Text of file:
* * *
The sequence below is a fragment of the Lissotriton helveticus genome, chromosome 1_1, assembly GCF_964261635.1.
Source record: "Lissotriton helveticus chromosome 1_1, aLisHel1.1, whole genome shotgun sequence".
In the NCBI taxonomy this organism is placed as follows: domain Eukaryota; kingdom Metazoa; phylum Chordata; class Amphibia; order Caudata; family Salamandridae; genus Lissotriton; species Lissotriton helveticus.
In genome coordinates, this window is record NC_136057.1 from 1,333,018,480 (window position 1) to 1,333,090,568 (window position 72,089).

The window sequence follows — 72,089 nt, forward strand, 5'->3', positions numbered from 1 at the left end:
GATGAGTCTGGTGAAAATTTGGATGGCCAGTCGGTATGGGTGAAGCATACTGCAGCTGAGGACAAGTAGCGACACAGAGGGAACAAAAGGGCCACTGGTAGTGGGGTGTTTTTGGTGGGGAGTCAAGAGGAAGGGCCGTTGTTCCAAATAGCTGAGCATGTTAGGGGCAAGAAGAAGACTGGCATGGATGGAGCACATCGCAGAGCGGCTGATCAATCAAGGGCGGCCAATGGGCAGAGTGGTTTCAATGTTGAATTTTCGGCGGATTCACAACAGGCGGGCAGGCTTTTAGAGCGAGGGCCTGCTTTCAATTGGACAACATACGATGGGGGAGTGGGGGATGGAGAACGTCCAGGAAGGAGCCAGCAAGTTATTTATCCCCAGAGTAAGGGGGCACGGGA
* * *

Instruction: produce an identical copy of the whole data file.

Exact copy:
The sequence below is a fragment of the Lissotriton helveticus genome, chromosome 1_1, assembly GCF_964261635.1.
Source record: "Lissotriton helveticus chromosome 1_1, aLisHel1.1, whole genome shotgun sequence".
In the NCBI taxonomy this organism is placed as follows: domain Eukaryota; kingdom Metazoa; phylum Chordata; class Amphibia; order Caudata; family Salamandridae; genus Lissotriton; species Lissotriton helveticus.
In genome coordinates, this window is record NC_136057.1 from 1,333,018,480 (window position 1) to 1,333,090,568 (window position 72,089).

The window sequence follows — 72,089 nt, forward strand, 5'->3', positions numbered from 1 at the left end:
GATGAGTCTGGTGAAAATTTGGATGGCCAGTCGGTATGGGTGAAGCATACTGCAGCTGAGGACAAGTAGCGACACAGAGGGAACAAAAGGGCCACTGGTAGTGGGGTGTTTTTGGTGGGGAGTCAAGAGGAAGGGCCGTTGTTCCAAATAGCTGAGCATGTTAGGGGCAAGAAGAAGACTGGCATGGATGGAGCACATCGCAGAGCGGCTGATCAATCAAGGGCGGCCAATGGGCAGAGTGGTTTCAATGTTGAATTTTCGGCGGATTCACAACAGGCGGGCAGGCTTTTAGAGCGAGGGCCTGCTTTCAATTGGACAACATACGATGGGGGAGTGGGGGATGGAGAACGTCCAGGAAGGAGCCAGCAAGTTATTTATCCCCAGAGTAAGGGGGCACGGGA